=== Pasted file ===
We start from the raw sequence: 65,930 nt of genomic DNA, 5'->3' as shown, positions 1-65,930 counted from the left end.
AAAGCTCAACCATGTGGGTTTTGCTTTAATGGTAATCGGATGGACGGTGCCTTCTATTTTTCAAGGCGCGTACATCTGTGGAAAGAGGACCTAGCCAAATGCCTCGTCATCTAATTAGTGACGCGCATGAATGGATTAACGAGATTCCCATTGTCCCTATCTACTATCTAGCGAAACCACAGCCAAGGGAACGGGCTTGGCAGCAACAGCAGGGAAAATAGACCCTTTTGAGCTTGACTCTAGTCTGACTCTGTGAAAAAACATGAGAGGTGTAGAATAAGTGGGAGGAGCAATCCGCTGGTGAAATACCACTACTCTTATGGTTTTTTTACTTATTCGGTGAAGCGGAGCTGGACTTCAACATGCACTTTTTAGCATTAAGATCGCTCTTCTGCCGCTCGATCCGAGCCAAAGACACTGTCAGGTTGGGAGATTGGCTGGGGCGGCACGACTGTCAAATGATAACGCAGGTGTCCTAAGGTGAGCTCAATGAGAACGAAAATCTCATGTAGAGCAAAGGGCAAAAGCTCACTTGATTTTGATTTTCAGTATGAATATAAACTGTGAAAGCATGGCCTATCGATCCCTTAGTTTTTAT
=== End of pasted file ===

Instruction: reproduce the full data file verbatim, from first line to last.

We start from the raw sequence: 65,930 nt of genomic DNA, 5'->3' as shown, positions 1-65,930 counted from the left end.
AAAGCTCAACCATGTGGGTTTTGCTTTAATGGTAATCGGATGGACGGTGCCTTCTATTTTTCAAGGCGCGTACATCTGTGGAAAGAGGACCTAGCCAAATGCCTCGTCATCTAATTAGTGACGCGCATGAATGGATTAACGAGATTCCCATTGTCCCTATCTACTATCTAGCGAAACCACAGCCAAGGGAACGGGCTTGGCAGCAACAGCAGGGAAAATAGACCCTTTTGAGCTTGACTCTAGTCTGACTCTGTGAAAAAACATGAGAGGTGTAGAATAAGTGGGAGGAGCAATCCGCTGGTGAAATACCACTACTCTTATGGTTTTTTTACTTATTCGGTGAAGCGGAGCTGGACTTCAACATGCACTTTTTAGCATTAAGATCGCTCTTCTGCCGCTCGATCCGAGCCAAAGACACTGTCAGGTTGGGAGATTGGCTGGGGCGGCACGACTGTCAAATGATAACGCAGGTGTCCTAAGGTGAGCTCAATGAGAACGAAAATCTCATGTAGAGCAAAGGGCAAAAGCTCACTTGATTTTGATTTTCAGTATGAATATAAACTGTGAAAGCATGGCCTATCGATCCCTTAGTTTTTAT